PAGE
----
If his combative performance on his Brazilian Grand Prix debut had not already done enough, it appears that Kamui Kobayashi's stunning drive in the inaugural Abu Dhabi Grand Prix at the weekend has all-but convinced his employer Toyota to offer him a full-time race seat in F1 2010.
Having qualified eleventh on his maiden appearance at Interlagos in place of the injured Timo Glock – and run sixth for much of the first half of the grand prix, determinedly fending off the attentions of an eager Jenson Button behind him, even if some of his defensive tactics did come in for a degree of post-race scrutiny – Kobayashi headed to the United Arab Emirates keen to stake his claim to a promotion next year. He did so in some style.
Starting from eleventh once again, the young Japanese ace made the most of a bold one-stop strategy to run as high as third before making his sole pit visit, and he engaged in another energetic and highly entertaining scrap with F1's new world champion along the way, assertively fighting his way past his Brawn GP rival as the latter emerged from his first stop. Winding up an excellent sixth at the chequered flag – ahead of infinitely more experienced team-mate Jarno Trulli – it was beyond any doubt an eye-catching effort.
“It was a really good race for me,” enthused the reigning GP2 Asia Series Champion. “At the start I overtook [Kimi] Raikkonen, and that was important in the end because it would have been difficult to finish in the top six if I had been behind him during the first stint. When I got past I was confident I had the race pace to fight for the points, and my target was to be consistently fast.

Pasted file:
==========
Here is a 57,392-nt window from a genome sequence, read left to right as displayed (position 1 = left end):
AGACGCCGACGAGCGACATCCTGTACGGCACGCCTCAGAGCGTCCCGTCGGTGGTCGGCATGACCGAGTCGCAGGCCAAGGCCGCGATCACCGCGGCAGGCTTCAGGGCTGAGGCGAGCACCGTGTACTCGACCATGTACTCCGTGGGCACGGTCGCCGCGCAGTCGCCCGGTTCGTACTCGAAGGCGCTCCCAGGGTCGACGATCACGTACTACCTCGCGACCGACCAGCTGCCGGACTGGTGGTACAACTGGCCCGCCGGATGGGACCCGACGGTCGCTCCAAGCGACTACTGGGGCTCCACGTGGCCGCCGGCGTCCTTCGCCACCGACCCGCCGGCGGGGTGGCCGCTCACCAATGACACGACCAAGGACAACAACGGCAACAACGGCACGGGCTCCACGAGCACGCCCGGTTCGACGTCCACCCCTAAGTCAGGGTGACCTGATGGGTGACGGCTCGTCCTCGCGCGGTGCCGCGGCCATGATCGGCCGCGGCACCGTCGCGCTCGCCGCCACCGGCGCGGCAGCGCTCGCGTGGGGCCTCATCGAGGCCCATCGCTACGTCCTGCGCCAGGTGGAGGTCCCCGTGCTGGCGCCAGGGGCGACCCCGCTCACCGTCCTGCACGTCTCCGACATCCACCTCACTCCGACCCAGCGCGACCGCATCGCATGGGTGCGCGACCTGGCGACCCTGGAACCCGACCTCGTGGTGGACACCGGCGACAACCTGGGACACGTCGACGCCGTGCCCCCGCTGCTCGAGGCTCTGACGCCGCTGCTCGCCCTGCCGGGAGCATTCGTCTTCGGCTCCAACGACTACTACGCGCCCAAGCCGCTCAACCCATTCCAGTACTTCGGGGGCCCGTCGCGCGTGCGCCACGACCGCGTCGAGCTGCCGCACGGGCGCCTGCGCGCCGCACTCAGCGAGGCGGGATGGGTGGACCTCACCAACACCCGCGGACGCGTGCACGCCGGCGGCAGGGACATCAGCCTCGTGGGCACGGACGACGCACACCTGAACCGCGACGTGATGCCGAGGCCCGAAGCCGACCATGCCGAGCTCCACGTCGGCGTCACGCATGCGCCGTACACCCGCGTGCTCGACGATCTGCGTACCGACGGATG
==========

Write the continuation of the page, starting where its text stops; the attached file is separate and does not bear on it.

“The team did a great job with the strategy and the pit-stop, which played a big part in helping me finish in the points. I certainly wasn't expecting to be racing in F1 this season, and I want to say thank you to Toyota for this opportunity. My target was to finish in the points, but I am a bit surprised to be in the top six. This is a fantastic result and I am extremely happy.”
Kobayashi's impressive speed and flair also drew strong words of praise from Toyota Motorsport President John Howett, a man who confessed that he had been unsure about the 23-year-old's absolute potential following his failure to shine in the main GP2 Series in 2009. After the Cologne-based outfit was snubbed by both Raikkonen and Robert Kubica – and with current pairing Jarno Trulli and Glock tipped to leave for pastures new, most likely Lotus F1 and Renault respectively – Howett admitted that 'it looks like' the man from Hyogo is all-but a shoe-in for a race seat next season and rated his chances of full-time graduation at 80 per cent.
“We have to really seriously consider him now after this good strong result,” the Englishman told reporters in Abu Dhabi. “I think it's a definite lesson that sometimes we all should be braver in our driver choices and not go for the safer, risk-hedged decision.”
Toyota is unable to sign any drivers at all until its 2010 budget is approved – or otherwise – at an executive board meeting in Tokyo on 15 November, but it looks likely that Trulli has competed in the last of his 90 races in the top flight for the Japanese manufacturer. That being the case, his eighth points-scoring finish of the season – exactly six seconds behind Kobayashi in seventh, after pursuing a two-stop strategy from sixth on the grid – was a pleasing way to sign off and confirm his eighth spot in the final drivers' standings for the year.
“It was not an easy race for me,” reflected the Italian. “I made a good start and was fighting with the BMWs in the first laps, which was good fun, but I was struggling a little with traction. During the stint the rear tyres were degrading, and then later braking consistency became an issue.